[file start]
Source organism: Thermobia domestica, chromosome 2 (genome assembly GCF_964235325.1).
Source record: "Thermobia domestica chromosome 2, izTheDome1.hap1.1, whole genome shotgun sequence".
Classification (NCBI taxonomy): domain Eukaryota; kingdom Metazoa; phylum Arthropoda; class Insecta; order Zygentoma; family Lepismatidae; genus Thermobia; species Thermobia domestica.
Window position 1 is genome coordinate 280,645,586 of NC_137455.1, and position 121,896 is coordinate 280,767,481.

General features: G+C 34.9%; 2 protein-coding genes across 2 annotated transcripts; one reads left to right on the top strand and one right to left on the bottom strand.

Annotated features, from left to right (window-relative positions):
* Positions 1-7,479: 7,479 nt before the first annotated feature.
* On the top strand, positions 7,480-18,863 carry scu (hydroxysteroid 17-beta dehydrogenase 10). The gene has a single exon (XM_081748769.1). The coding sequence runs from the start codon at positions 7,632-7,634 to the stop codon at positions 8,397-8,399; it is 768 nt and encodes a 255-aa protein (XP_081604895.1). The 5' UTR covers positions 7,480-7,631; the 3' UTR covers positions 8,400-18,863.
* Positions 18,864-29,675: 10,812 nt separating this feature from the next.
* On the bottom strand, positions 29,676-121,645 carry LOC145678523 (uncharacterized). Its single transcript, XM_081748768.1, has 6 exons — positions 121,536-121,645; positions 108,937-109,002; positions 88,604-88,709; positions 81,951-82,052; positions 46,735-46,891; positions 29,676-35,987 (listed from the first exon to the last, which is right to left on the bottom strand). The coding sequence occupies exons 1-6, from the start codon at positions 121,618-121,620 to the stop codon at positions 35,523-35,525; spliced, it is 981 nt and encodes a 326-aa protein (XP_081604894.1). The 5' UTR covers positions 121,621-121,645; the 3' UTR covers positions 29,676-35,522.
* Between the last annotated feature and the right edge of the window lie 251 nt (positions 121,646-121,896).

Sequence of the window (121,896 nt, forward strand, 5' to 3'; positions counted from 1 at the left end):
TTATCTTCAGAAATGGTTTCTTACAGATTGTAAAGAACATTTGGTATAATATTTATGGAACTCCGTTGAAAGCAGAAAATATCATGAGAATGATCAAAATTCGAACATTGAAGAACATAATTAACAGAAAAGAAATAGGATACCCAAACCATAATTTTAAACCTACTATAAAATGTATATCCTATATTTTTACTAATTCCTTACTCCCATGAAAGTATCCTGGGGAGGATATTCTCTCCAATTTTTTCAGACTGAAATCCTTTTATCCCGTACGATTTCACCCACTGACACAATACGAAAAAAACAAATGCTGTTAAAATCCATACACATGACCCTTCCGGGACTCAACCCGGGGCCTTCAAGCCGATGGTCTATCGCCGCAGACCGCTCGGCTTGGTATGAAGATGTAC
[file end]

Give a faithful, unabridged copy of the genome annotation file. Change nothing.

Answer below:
Source organism: Thermobia domestica, chromosome 2 (genome assembly GCF_964235325.1).
Source record: "Thermobia domestica chromosome 2, izTheDome1.hap1.1, whole genome shotgun sequence".
Classification (NCBI taxonomy): domain Eukaryota; kingdom Metazoa; phylum Arthropoda; class Insecta; order Zygentoma; family Lepismatidae; genus Thermobia; species Thermobia domestica.
Window position 1 is genome coordinate 280,645,586 of NC_137455.1, and position 121,896 is coordinate 280,767,481.

General features: G+C 34.9%; 2 protein-coding genes across 2 annotated transcripts; one reads left to right on the top strand and one right to left on the bottom strand.

Annotated features, from left to right (window-relative positions):
* Positions 1-7,479: 7,479 nt before the first annotated feature.
* On the top strand, positions 7,480-18,863 carry scu (hydroxysteroid 17-beta dehydrogenase 10). The gene has a single exon (XM_081748769.1). The coding sequence runs from the start codon at positions 7,632-7,634 to the stop codon at positions 8,397-8,399; it is 768 nt and encodes a 255-aa protein (XP_081604895.1). The 5' UTR covers positions 7,480-7,631; the 3' UTR covers positions 8,400-18,863.
* Positions 18,864-29,675: 10,812 nt separating this feature from the next.
* On the bottom strand, positions 29,676-121,645 carry LOC145678523 (uncharacterized). Its single transcript, XM_081748768.1, has 6 exons — positions 121,536-121,645; positions 108,937-109,002; positions 88,604-88,709; positions 81,951-82,052; positions 46,735-46,891; positions 29,676-35,987 (listed from the first exon to the last, which is right to left on the bottom strand). The coding sequence occupies exons 1-6, from the start codon at positions 121,618-121,620 to the stop codon at positions 35,523-35,525; spliced, it is 981 nt and encodes a 326-aa protein (XP_081604894.1). The 5' UTR covers positions 121,621-121,645; the 3' UTR covers positions 29,676-35,522.
* Between the last annotated feature and the right edge of the window lie 251 nt (positions 121,646-121,896).

Sequence of the window (121,896 nt, forward strand, 5' to 3'; positions counted from 1 at the left end):
TTATCTTCAGAAATGGTTTCTTACAGATTGTAAAGAACATTTGGTATAATATTTATGGAACTCCGTTGAAAGCAGAAAATATCATGAGAATGATCAAAATTCGAACATTGAAGAACATAATTAACAGAAAAGAAATAGGATACCCAAACCATAATTTTAAACCTACTATAAAATGTATATCCTATATTTTTACTAATTCCTTACTCCCATGAAAGTATCCTGGGGAGGATATTCTCTCCAATTTTTTCAGACTGAAATCCTTTTATCCCGTACGATTTCACCCACTGACACAATACGAAAAAAACAAATGCTGTTAAAATCCATACACATGACCCTTCCGGGACTCAACCCGGGGCCTTCAAGCCGATGGTCTATCGCCGCAGACCGCTCGGCTTGGTATGAAGATGTAC